Minister for Housing and Communities, Deputy David Warr
As I write this blog, 2024 is still new, a large blank canvas on which humanity is yet to make its mark.
It’s time now to reflect on the tumult that was 2023, a year that in my view saw a steadying of the ship here in Jersey.
As a small Island jurisdiction, we do get buffeted by global events that are way out of our control.
The Bank of England’s decision to increase interest rates by an unprecedented 14 times over the past two years. Inflation running into double digits earlier this year from a near zero base in 2020 and wars in Ukraine and Palestine have created turmoil that has impacted on our society. This alongside the shadow of COVID and Brexit.
In the relatively short time that I have been Housing Minister, the housing “crisis” that I started with is completely different to the one we are experiencing today.
When I took over, house prices were increasing at unsustainable rates fuelled by low interest rates and effectively the commodification of a home. Today, higher interest rates has brought the market to a shuddering halt without to date making homes any more “affordable”.
Access to a secure home has never been more challenging so my main objective of 2023 has been to try and change that.
I published a “road map” for access to social rented housing recognising that those in rental stress in the private sector should be given an opportunity to rent in the social rented sector where rents are 80% of that of the equivalent in the private sector.
There have been two main barriers to accessing social rented housing, the first was that income thresholds were set too low and the second was around age. That has now changed significantly with the final piece of the jigsaw seeing the age limit dropping to 25 in 2024.
I have been able to do this because of the Andium Homes incredible build programme which is delivering homes for Islanders right now. I had the privilege of officially opening their Edinburgh House development only a few weeks ago – a truly exciting project.
Soon, we will see the official opening of the Cyril Le Marquand development with the Limes, Northern Quarter and Mayfair sites to follow. I believe it will enable us to rethink the part played by Andium in the housing market, an opportunity I want to grasp with both hands.
Affordability, though, is still a huge challenge for those on average or below average incomes. Whilst I appreciate some will never be able to own their own home or maybe don’t want to, others do want that opportunity.
Throughout the summer last year, my team developed the “First Step” scheme, this a “shared equity” offer that goes significantly further than the “Homebuy” Andium product. Again, it recognises that huge gulf in affordability experienced by many. Although this is a pilot scheme that will help around 50 families in the first quarter of 2024, I have high hopes that this is a way for some who thought they may never have a home of their own to make that first move.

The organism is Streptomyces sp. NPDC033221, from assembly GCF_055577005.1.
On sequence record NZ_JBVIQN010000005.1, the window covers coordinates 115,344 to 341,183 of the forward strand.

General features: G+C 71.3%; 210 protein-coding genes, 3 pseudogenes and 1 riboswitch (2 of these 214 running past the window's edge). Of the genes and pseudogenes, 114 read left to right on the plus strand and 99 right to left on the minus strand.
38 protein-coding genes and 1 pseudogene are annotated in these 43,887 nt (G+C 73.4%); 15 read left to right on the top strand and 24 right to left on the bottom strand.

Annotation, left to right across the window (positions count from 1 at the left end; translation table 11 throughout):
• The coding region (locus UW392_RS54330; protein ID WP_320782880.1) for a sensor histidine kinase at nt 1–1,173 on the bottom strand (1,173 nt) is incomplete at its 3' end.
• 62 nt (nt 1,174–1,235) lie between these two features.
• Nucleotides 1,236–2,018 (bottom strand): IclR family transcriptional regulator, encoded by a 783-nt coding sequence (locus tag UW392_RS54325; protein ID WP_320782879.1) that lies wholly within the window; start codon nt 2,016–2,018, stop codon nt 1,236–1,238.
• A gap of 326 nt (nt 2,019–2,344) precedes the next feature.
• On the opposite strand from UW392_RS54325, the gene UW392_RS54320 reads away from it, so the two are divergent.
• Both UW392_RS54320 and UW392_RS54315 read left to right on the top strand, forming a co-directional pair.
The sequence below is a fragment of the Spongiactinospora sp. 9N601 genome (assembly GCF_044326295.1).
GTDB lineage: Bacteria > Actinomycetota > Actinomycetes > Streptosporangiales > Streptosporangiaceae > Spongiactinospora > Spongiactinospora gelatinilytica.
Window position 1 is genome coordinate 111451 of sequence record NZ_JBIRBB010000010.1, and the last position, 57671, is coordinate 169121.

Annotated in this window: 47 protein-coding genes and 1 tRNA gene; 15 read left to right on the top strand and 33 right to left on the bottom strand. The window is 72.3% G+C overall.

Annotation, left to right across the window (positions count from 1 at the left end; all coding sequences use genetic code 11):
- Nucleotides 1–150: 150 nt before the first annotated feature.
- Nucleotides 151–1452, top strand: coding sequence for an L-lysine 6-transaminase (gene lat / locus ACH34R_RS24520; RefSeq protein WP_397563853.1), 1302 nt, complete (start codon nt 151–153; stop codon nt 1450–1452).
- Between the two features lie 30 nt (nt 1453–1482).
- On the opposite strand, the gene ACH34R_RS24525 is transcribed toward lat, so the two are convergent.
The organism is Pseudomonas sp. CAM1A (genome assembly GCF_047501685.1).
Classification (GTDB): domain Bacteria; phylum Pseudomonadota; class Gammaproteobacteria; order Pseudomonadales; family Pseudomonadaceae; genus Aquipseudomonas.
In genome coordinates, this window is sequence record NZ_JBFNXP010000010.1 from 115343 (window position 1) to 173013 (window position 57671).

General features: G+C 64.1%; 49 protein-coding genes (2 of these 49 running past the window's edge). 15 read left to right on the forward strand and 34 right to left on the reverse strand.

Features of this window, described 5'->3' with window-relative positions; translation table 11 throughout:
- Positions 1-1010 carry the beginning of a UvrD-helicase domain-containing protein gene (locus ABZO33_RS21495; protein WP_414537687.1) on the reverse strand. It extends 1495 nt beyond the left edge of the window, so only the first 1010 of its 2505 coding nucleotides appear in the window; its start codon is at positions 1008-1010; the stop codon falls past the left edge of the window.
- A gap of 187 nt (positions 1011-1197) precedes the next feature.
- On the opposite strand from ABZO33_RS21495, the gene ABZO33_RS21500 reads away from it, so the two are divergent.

Security of tenure is a big theme for me. We are currently in the process of publishing the results of a major consultation around updating the Residential Tenancy Law, this will I hope lead to the creation of a Housing tribunal service that will give greater protections to both tenants and landlords.
Finally, we need to make better use of our built environment to stop any further encroachment of our countryside. Although the numbers aren’t as big as was first thought, we still have too many vacant homes.
It really is not fair that some in our society can barely put a roof over their head whilst others can afford the luxury of leaving homes unoccupied. This is a very complex issue. We already have nearly 300 homes reported to us. It’s an issue I want to make further progress on in 2024.
Talking of 2024, a significant piece of work that needs to be developed is that of “right sizing”.
Finding homes for Islanders whose families have flown the nest and who are today living in expensive to maintain properties from which they would like to move. It’s another complex topic and will need careful handling. I recognise that many who would like to move don’t want to leave their parish, if possible. Others are quite happy to stay where they are. I see Government as a facilitator in this area, recognising that moving from a lifetime home understandably could be an emotional experience.
Briefly, I want to mention something that’s really stood out to me in 2023, and that’s meeting people face to face, whether that engagement has been at the Council of Ministers parish roadshows or through charities and organisations; it’s valuable and thought provoking and something I want to continue in 2024.
Our changing demographics and the desire to ensure our young people see a future in the Island means that I and my team will need to think long and hard on future policy initiatives.
Of course, we cannot supply homes for islanders without a smooth planning process. The most recent publication of the Improvement Plan update for Planning Services earlier this month shows that there has been a welcome net increase in the number of residential units approved; last year, 615 were approved compared to 289 in 2022.
I feel there are exciting prospects ahead and look forward to 2024 with renewed enthusiasm, where Housing – and specifically – delivering more homes for islanders – features as one of the Council Of Ministers’ top five priorities for the year.